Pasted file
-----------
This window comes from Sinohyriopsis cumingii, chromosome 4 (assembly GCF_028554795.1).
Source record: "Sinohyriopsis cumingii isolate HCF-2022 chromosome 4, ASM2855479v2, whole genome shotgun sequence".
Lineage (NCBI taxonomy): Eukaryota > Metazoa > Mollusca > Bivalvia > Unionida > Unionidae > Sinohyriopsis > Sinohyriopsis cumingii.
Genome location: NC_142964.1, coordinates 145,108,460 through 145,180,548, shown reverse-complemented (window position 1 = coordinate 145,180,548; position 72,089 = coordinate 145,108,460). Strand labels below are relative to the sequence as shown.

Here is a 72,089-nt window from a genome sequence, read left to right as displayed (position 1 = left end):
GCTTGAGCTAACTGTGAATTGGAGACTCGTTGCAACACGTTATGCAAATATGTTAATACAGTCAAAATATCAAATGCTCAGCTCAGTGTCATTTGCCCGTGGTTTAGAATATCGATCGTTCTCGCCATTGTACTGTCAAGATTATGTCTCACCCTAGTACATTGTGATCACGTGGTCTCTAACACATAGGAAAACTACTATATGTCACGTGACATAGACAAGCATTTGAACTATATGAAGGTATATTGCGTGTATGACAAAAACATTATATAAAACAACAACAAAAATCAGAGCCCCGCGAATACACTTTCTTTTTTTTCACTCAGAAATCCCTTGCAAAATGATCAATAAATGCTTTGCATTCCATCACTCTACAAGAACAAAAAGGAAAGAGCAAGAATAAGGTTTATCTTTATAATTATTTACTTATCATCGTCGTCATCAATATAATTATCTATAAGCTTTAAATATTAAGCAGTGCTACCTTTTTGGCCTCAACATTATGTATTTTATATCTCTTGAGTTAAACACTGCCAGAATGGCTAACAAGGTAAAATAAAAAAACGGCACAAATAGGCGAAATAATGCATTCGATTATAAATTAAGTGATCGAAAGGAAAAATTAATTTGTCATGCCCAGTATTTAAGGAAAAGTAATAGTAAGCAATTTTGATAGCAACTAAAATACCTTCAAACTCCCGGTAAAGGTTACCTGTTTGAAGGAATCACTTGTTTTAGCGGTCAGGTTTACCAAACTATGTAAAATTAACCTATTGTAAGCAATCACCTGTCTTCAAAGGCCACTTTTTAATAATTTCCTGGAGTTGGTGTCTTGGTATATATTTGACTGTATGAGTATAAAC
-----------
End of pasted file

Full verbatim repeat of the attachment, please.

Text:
This window comes from Sinohyriopsis cumingii, chromosome 4 (assembly GCF_028554795.1).
Source record: "Sinohyriopsis cumingii isolate HCF-2022 chromosome 4, ASM2855479v2, whole genome shotgun sequence".
Lineage (NCBI taxonomy): Eukaryota > Metazoa > Mollusca > Bivalvia > Unionida > Unionidae > Sinohyriopsis > Sinohyriopsis cumingii.
Genome location: NC_142964.1, coordinates 145,108,460 through 145,180,548, shown reverse-complemented (window position 1 = coordinate 145,180,548; position 72,089 = coordinate 145,108,460). Strand labels below are relative to the sequence as shown.

Here is a 72,089-nt window from a genome sequence, read left to right as displayed (position 1 = left end):
GCTTGAGCTAACTGTGAATTGGAGACTCGTTGCAACACGTTATGCAAATATGTTAATACAGTCAAAATATCAAATGCTCAGCTCAGTGTCATTTGCCCGTGGTTTAGAATATCGATCGTTCTCGCCATTGTACTGTCAAGATTATGTCTCACCCTAGTACATTGTGATCACGTGGTCTCTAACACATAGGAAAACTACTATATGTCACGTGACATAGACAAGCATTTGAACTATATGAAGGTATATTGCGTGTATGACAAAAACATTATATAAAACAACAACAAAAATCAGAGCCCCGCGAATACACTTTCTTTTTTTTCACTCAGAAATCCCTTGCAAAATGATCAATAAATGCTTTGCATTCCATCACTCTACAAGAACAAAAAGGAAAGAGCAAGAATAAGGTTTATCTTTATAATTATTTACTTATCATCGTCGTCATCAATATAATTATCTATAAGCTTTAAATATTAAGCAGTGCTACCTTTTTGGCCTCAACATTATGTATTTTATATCTCTTGAGTTAAACACTGCCAGAATGGCTAACAAGGTAAAATAAAAAAACGGCACAAATAGGCGAAATAATGCATTCGATTATAAATTAAGTGATCGAAAGGAAAAATTAATTTGTCATGCCCAGTATTTAAGGAAAAGTAATAGTAAGCAATTTTGATAGCAACTAAAATACCTTCAAACTCCCGGTAAAGGTTACCTGTTTGAAGGAATCACTTGTTTTAGCGGTCAGGTTTACCAAACTATGTAAAATTAACCTATTGTAAGCAATCACCTGTCTTCAAAGGCCACTTTTTAATAATTTCCTGGAGTTGGTGTCTTGGTATATATTTGACTGTATGAGTATAAAC